2. Hancock disallowed all of my material witnesses the opportunity to testify, relevant to my defense, to determine if my conduct was contrary to the law and order of the Church. I felt his manner over the phone was both condescending and manipulative. I refused to personally attend the "court of love" since it was apparent to me [that] he was motivated for the love of something else other than the love of truth.

My objections to the decision:

  1. Hancock had no supporting evidence to prove any of my statements in the Yukon Review "adversely affected the good name of the Church and the lives and testimonies of its members":
  2. No proof identifying my statements in the Yukon Review (with small community circulation), created a whirlwind of metro-wide negative public opinion.
    No evidence demonstrating that because of my statements in the Yukon Review there was a perceivable decrease in either the quantity or quality of new converts.
    No proof indicating that because of my statements in the Yukon Review specific Church members had suffered damaged testimonies of Jesus Christ
    No evidence establishing the claim that because of my statements in the Yukon Review Mormon businessmen lost customers, others lost jobs, school children were harassed, and the chapel was fire-bombed.
  3. Hancock had no sound logic to make his decision, based on the facts, that I was guilty of "unChristlike conduct" justifying the penalty of excommunication (with its attached spiritual and social stigma). It should be obvious to any objective person [that] there is absolutely no justification for any disciplinary action to be inflicted upon me for exercising my First Amendment right of free speech to warn the parents to protect their children from being sexually molested by undetected offending leaders and members.

I deserve and expect an immediate, written, point-by-point response to my appeal of excommunication. In regard to this matter, I am not deceived into believing self-serving "secret" acts done in the name of God should be disguised as "sacred" ones.

On 7 September 1994, Mary also wrote an eloquent letter to Leon Fulton appealing her excommunication by Neal Hancock:

I ... hereby exercise my right to appeal the excommunication decision on the basis of unfairness in procedure. All of my available witnesses were completely excluded by Neal Hancock. He justified his denial based upon the statement [that] "your" witnesses would only be able to testify to the sexual molestation problem and not to your apostasy issue. When I asked him if I had any right as an American citizen to voice my concerns about children being sexually molested, he said, "those laws out there do not apply to us here inside the Church."

I am a Mormon and intended to remain a Mormon. However, my excommunication has not allowed me to stay with the Church and at the same time exercise my freedom of speech by warning other members about this serious problem. Until I discovered the information regarding child ritual abuse in the Canadian County court records I was totally unaware [that] there was a problem. You choose to conceal the information and label it "a crazy woman’s desperate attempt to gain custody of her children."

I would have preferred [that], as parents, we were allowed the opportunity to decide for ourselves without censorship the facts of the matter. Without this knowledge, my children were likewise vulnerable because you refused to believe the children. Therapists and medical records were evidence enough of wrongdoing or at least strong suspicion. You placed the outward reputation of the Church and the offenders named of more value than the safety of our children. As a result I was unable to protect my children or other children within my care and concern as a mother and a Primary teacher.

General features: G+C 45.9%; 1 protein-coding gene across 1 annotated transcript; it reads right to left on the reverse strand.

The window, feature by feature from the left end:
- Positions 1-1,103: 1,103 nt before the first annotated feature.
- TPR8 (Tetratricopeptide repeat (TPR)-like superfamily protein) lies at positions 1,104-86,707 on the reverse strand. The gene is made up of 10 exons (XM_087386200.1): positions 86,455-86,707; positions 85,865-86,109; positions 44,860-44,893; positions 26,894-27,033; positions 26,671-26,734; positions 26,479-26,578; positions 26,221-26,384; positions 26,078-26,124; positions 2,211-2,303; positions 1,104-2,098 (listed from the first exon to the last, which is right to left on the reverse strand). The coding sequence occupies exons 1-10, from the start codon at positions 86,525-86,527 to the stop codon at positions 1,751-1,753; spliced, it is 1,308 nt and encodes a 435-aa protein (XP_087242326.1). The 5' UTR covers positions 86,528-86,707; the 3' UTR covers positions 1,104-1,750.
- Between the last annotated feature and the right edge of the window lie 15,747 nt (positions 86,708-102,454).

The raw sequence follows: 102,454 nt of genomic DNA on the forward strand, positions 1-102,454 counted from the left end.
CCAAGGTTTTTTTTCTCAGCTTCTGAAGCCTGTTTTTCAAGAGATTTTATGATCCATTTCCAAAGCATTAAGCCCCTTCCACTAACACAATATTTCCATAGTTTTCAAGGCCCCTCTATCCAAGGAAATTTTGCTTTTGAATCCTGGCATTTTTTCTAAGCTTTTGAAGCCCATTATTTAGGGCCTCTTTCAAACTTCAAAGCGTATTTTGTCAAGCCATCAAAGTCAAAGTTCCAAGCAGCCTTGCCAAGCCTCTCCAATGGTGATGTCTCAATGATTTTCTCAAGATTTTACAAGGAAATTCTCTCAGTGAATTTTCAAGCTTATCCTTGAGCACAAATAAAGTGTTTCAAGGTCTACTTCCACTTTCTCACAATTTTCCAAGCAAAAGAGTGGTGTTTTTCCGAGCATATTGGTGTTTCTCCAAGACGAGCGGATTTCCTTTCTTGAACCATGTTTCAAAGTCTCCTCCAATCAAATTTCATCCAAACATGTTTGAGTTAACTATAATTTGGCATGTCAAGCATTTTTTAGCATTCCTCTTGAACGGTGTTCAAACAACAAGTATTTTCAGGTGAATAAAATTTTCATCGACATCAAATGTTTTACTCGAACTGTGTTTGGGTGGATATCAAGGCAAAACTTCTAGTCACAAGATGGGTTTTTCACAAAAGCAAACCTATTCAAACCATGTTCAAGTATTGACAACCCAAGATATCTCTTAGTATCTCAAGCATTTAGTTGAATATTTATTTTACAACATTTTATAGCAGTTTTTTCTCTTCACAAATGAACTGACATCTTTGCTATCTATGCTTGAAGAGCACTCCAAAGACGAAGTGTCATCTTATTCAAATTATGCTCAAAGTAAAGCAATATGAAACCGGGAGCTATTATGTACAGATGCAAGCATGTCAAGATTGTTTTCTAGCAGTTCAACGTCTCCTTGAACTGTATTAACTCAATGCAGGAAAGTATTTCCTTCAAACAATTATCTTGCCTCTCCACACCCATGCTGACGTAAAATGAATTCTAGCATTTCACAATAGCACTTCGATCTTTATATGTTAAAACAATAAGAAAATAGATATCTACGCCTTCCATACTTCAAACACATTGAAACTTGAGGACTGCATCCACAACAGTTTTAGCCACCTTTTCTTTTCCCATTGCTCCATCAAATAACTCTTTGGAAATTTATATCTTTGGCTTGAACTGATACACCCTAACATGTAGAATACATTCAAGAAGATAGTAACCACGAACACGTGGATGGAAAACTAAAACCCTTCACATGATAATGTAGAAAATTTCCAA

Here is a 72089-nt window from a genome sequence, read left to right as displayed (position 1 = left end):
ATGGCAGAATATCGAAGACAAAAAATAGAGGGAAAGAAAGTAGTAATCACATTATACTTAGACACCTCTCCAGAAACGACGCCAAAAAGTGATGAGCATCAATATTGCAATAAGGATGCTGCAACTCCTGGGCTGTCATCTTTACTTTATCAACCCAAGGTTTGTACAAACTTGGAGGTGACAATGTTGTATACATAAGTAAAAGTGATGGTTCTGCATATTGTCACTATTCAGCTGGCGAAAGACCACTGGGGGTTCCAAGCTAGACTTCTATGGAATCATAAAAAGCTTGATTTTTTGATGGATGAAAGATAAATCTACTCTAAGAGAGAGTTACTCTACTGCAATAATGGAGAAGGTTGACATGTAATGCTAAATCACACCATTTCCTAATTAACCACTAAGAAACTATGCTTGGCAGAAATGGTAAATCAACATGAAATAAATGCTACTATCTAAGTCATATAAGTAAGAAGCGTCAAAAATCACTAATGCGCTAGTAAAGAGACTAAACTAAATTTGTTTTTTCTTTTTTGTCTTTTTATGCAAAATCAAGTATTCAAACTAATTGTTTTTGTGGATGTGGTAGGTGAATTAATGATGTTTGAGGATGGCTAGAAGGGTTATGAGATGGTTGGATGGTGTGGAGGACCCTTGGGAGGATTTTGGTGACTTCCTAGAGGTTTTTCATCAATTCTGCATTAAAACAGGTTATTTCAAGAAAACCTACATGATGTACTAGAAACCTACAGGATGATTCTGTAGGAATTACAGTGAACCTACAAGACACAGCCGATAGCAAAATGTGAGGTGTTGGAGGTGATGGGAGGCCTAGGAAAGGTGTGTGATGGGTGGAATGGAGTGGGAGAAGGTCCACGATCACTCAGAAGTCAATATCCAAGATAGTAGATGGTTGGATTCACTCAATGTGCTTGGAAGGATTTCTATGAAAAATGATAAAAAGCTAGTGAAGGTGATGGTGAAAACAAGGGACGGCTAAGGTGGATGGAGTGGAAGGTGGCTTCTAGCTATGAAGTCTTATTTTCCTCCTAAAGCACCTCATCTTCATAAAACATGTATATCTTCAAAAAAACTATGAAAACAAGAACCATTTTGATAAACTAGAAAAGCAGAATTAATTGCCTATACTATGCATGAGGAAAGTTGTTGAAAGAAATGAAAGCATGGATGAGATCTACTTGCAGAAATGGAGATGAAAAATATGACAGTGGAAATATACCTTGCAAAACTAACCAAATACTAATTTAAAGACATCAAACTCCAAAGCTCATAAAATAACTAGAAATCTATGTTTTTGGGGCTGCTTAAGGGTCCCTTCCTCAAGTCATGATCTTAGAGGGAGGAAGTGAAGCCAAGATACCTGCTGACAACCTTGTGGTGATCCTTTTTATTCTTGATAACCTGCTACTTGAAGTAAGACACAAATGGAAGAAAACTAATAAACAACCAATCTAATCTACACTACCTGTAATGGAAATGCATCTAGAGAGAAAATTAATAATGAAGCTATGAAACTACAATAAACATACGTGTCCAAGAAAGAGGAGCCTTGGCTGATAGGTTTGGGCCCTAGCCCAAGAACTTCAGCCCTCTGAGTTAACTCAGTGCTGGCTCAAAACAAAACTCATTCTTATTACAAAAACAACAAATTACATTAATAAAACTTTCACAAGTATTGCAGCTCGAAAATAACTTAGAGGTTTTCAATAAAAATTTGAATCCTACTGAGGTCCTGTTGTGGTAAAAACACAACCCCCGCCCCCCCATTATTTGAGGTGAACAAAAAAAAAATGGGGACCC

I oppose being excommunicated for "apostasy." Is it apostate to stand up for the rights of innocent children? This country was founded upon the rights of its citizens. Are not children citizens of this country, too? This Church was founded upon true and correct principles, was it not? Is it a true and correct principle to cover-up the actions of offenders to preserve the image of the Church? Are not all children God’s children?

Leon, it appears to me that you have violated God’s law to protect the children. You have instead protected the offenders and punished the children with intimidation, disbelief, and further victimization. You have ignored the sincere cries of the mothers on behalf of those children. You and the other priesthood co-conspirators are as guilty of disobeying moral, spiritual, and criminal law as the original offenders.

Who shall offend one of these little ones that believe in me, it is better that a millstone were hanged around his neck and he were cast into the sea. (Mark 9:42).


Mary Snow Plourde

Merradyth received the expected negative response to her appeal in a letter dated 20 September 1994:

The stake presidency and the high council have carefully and prayerfully considered your appeal, dated 29 August 1994, in which you object to both the procedure and the decision of the bishop’s council held in your behalf on 31 July 1994. As a result of that consideration of your appeal and a complete review of the bishop’s council proceedings, the decision of the stake presidency and the high council is that the bishop’s council decision—that you be excommunicated from the Church of Jesus Christ of Latter-day Saints—stands as issued.

Sister McCallister, in your objections you make strong accusations against Bishop Hancock’s integrity as a presiding officer in your council. You need to understand that Bishop Hancock was assigned that responsibility after extensive counseling and communication with the Area Presidency, who had responsibility to address your appeal to the First Presidency. We personally know that no pressure, or influence, was directed toward Bishop Hancock and his handling of the bishop’s council. In addition, Bishop Hancock is a man of impeccable character, integrity, and understanding and would not have submitted to, nor been involved in the things you allege.